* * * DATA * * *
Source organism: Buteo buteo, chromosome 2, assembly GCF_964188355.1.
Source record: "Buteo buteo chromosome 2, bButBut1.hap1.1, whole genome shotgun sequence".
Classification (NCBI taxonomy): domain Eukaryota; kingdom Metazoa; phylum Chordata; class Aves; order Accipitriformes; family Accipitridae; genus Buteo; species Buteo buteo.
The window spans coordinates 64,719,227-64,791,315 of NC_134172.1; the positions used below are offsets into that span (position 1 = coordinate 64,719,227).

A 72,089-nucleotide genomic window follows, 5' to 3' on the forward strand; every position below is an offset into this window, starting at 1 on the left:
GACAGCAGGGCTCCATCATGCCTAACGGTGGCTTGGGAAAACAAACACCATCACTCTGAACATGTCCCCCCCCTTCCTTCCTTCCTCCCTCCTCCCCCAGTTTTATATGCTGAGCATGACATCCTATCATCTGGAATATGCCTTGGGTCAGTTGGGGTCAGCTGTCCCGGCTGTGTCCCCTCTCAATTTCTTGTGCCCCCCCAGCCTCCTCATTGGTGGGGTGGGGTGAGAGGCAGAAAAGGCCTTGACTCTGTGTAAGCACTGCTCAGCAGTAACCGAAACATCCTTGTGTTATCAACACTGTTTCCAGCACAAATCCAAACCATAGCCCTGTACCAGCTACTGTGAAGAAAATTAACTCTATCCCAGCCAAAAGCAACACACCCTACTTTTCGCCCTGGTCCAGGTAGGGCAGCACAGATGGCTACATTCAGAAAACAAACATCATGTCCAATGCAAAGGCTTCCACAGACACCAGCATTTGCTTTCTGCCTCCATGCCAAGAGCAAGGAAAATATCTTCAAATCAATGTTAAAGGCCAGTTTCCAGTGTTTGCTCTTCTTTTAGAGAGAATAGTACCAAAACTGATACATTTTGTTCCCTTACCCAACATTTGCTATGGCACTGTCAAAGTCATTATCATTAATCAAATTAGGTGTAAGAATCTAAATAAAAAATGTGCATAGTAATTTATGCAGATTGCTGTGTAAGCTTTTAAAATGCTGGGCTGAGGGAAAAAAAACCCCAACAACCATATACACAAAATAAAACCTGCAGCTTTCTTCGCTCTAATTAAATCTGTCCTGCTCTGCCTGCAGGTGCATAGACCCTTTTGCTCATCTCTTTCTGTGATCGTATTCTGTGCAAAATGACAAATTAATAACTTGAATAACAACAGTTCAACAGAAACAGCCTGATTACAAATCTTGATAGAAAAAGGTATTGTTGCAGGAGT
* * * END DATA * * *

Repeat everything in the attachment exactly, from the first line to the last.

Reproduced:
Source organism: Buteo buteo, chromosome 2, assembly GCF_964188355.1.
Source record: "Buteo buteo chromosome 2, bButBut1.hap1.1, whole genome shotgun sequence".
Classification (NCBI taxonomy): domain Eukaryota; kingdom Metazoa; phylum Chordata; class Aves; order Accipitriformes; family Accipitridae; genus Buteo; species Buteo buteo.
The window spans coordinates 64,719,227-64,791,315 of NC_134172.1; the positions used below are offsets into that span (position 1 = coordinate 64,719,227).

A 72,089-nucleotide genomic window follows, 5' to 3' on the forward strand; every position below is an offset into this window, starting at 1 on the left:
GACAGCAGGGCTCCATCATGCCTAACGGTGGCTTGGGAAAACAAACACCATCACTCTGAACATGTCCCCCCCCTTCCTTCCTTCCTCCCTCCTCCCCCAGTTTTATATGCTGAGCATGACATCCTATCATCTGGAATATGCCTTGGGTCAGTTGGGGTCAGCTGTCCCGGCTGTGTCCCCTCTCAATTTCTTGTGCCCCCCCAGCCTCCTCATTGGTGGGGTGGGGTGAGAGGCAGAAAAGGCCTTGACTCTGTGTAAGCACTGCTCAGCAGTAACCGAAACATCCTTGTGTTATCAACACTGTTTCCAGCACAAATCCAAACCATAGCCCTGTACCAGCTACTGTGAAGAAAATTAACTCTATCCCAGCCAAAAGCAACACACCCTACTTTTCGCCCTGGTCCAGGTAGGGCAGCACAGATGGCTACATTCAGAAAACAAACATCATGTCCAATGCAAAGGCTTCCACAGACACCAGCATTTGCTTTCTGCCTCCATGCCAAGAGCAAGGAAAATATCTTCAAATCAATGTTAAAGGCCAGTTTCCAGTGTTTGCTCTTCTTTTAGAGAGAATAGTACCAAAACTGATACATTTTGTTCCCTTACCCAACATTTGCTATGGCACTGTCAAAGTCATTATCATTAATCAAATTAGGTGTAAGAATCTAAATAAAAAATGTGCATAGTAATTTATGCAGATTGCTGTGTAAGCTTTTAAAATGCTGGGCTGAGGGAAAAAAAACCCCAACAACCATATACACAAAATAAAACCTGCAGCTTTCTTCGCTCTAATTAAATCTGTCCTGCTCTGCCTGCAGGTGCATAGACCCTTTTGCTCATCTCTTTCTGTGATCGTATTCTGTGCAAAATGACAAATTAATAACTTGAATAACAACAGTTCAACAGAAACAGCCTGATTACAAATCTTGATAGAAAAAGGTATTGTTGCAGGAGT